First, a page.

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Don't take things so seriously in high school. Image courtesy of Arvind Balaraman at

Don’t take things so seriously in high school.
Image courtesy of Arvind Balaraman at

1.  You’re not going to be a professional athlete.  There are so few of us that have the talent, resources and support necessary to become professional in any sport.  I spent hours and hours working at becoming the best soccer player I could be.  I was convinced that soccer was my ticked to free or reduced college tuition.  Eventually there were some scholarship offers, but they were very limited.  It was part of my tuition, or only one semester, etc.  When it came down to it I had to use a lot of my own money to pay for school, and a lot of the academic scholarships I was able to earn.  I put tremendous pressure on myself in my sport and it turns out the main purpose of youth sports was for making friends and staying in shape, not paying for college.


2.  You will not marry him.  I took my high school dating relationships far too seriously.  It seemed to me that having a long-term boyfriend was some kind of sign that I was worthy.  I dropped friends for him, ignored morals for him, changed hobbies for him, etc.  It is extremely uncommon to marry your high school sweetheart.  Though you’ve heard it before, really and truly, just have fun and don’t take the opposite sex too seriously yet.


3.  Get more sleep.  It was so normal to practice sports until dinner, eat, and then do homework until midnight.  Sleep was considered a low priority.  It’s not surprising then that sometimes immunity was low and exhaustion was high.  I now understand that a full night of sleep has more to do with happiness and productivity than almost any other factor.


4.  You look how you look.  Yes, it is a good thing to groom, keep up with styles to some extent, and care about physical appearance.  However, in many high school age teens it goes way too far.  Teenagers (I was one of them) are overly self-conscious about their skin and their weight.  Unless it’s recommended by your pediatrician, don’t start dieting and trying to be thinner.  Don’t let yourself believe the world is coming to an end because you have a zit.  These things happen to everyone in the school.  If you look at the adolescents who have a lot of friends, they all have their flaws.  It truly is what’s on the inside that counts.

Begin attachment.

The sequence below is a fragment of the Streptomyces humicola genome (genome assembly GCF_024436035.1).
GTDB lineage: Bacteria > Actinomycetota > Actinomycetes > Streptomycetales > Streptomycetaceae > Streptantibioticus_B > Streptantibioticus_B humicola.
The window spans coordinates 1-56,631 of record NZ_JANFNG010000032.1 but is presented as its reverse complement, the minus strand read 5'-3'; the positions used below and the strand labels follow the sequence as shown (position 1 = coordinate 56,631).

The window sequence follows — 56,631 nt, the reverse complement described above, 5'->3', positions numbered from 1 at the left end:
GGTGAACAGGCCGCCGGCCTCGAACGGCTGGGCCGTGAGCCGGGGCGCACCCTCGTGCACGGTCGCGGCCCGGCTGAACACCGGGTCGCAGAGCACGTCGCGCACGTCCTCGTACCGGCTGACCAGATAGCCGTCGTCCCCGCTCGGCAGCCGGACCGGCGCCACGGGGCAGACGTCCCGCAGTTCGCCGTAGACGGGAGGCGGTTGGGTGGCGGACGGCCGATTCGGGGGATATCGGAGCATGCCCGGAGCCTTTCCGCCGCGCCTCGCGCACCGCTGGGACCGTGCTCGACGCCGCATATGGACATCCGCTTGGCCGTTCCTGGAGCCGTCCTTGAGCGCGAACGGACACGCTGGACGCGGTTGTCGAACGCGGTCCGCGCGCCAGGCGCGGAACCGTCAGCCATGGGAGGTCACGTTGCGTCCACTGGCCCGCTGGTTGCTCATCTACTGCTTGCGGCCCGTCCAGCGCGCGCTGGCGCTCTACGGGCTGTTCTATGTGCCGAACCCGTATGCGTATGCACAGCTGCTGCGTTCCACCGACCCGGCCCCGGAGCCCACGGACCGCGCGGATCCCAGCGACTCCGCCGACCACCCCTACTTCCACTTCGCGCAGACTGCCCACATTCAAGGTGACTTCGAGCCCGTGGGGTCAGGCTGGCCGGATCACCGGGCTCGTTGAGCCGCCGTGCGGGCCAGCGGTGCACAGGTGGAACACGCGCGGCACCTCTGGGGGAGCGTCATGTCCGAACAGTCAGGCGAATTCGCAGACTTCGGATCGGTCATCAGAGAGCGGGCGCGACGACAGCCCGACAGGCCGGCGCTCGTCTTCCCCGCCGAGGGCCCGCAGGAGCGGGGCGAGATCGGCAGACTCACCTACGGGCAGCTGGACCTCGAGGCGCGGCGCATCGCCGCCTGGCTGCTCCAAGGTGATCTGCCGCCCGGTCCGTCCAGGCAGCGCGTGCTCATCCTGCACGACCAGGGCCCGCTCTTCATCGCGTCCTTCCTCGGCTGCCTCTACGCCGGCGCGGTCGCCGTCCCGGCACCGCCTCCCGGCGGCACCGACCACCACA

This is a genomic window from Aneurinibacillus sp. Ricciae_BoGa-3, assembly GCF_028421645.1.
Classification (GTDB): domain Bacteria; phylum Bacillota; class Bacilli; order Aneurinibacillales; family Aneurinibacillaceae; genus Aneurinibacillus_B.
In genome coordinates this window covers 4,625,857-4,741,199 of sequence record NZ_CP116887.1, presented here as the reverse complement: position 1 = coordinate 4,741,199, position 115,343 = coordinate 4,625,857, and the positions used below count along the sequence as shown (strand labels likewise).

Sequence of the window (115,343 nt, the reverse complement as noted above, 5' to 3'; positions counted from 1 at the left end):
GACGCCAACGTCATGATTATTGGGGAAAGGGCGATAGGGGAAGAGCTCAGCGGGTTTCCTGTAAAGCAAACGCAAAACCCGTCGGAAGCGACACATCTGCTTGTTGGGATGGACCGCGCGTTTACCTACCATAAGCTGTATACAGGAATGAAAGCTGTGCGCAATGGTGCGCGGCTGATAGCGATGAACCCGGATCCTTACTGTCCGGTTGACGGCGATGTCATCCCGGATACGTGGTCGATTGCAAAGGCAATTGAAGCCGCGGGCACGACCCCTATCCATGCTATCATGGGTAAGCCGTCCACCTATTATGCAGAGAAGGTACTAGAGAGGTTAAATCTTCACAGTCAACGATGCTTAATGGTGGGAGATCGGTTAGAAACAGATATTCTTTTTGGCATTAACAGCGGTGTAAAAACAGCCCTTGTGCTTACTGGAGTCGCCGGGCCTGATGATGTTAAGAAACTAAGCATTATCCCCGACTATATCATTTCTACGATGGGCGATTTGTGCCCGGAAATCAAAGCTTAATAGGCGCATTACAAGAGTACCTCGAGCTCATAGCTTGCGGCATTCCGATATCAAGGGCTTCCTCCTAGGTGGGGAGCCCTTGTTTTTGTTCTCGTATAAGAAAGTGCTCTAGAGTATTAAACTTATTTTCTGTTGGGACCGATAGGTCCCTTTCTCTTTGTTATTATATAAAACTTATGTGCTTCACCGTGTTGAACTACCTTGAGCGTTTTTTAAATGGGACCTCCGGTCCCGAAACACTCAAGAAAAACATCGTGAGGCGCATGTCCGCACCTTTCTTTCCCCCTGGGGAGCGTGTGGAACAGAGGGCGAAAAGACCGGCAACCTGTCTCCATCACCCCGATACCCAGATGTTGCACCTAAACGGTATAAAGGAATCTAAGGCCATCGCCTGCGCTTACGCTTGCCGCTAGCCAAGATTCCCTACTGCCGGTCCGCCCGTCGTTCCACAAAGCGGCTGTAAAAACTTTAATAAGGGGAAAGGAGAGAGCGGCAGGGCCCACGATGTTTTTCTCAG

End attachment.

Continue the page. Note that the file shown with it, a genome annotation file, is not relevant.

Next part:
5.  The most prestigious college isn’t necessarily the best college for you.  Like so many, I was caught up in the belief that I had to be accepted to the best school possible.  If I fell short of one of the top universities then I would be forever at a disadvantage.  What a bunch of crap!  The best college is the one that is the best fit for each individual student’s life and personality.  That varies tremendously based on finances, personal circumstances, preferences and academic ability.  Harvard (even if I had been accepted) would have been a horrible school for me because it is too far from my family.  Seeing my family a few times per month is essential to my mental health and quality of life.  If I’d moved to Boston for college I would’ve wilted.  It is better to spend your time attending to all the facets of life (physical, emotional, spiritual, familial, etc.) than just your academic future.  Otherwise, you might end up like I did.  I was Miss AP class, straight-A student.  However, I missed out on a lot of personal growing opportunities and a lot of fun because I was doing homework.  In hindsight the brand name of the university has had absolutely nothing to do with my professional success.  With rare exceptions, this is true for you too.


At the end of the day, what is most important is that you responsibly enjoy your time while attending to your growth as a person in all areas of life.  Work hard in school, but even this can be taken too far.


Helping teens grow and families improve connection,

Lauren Goodman, MS, MFT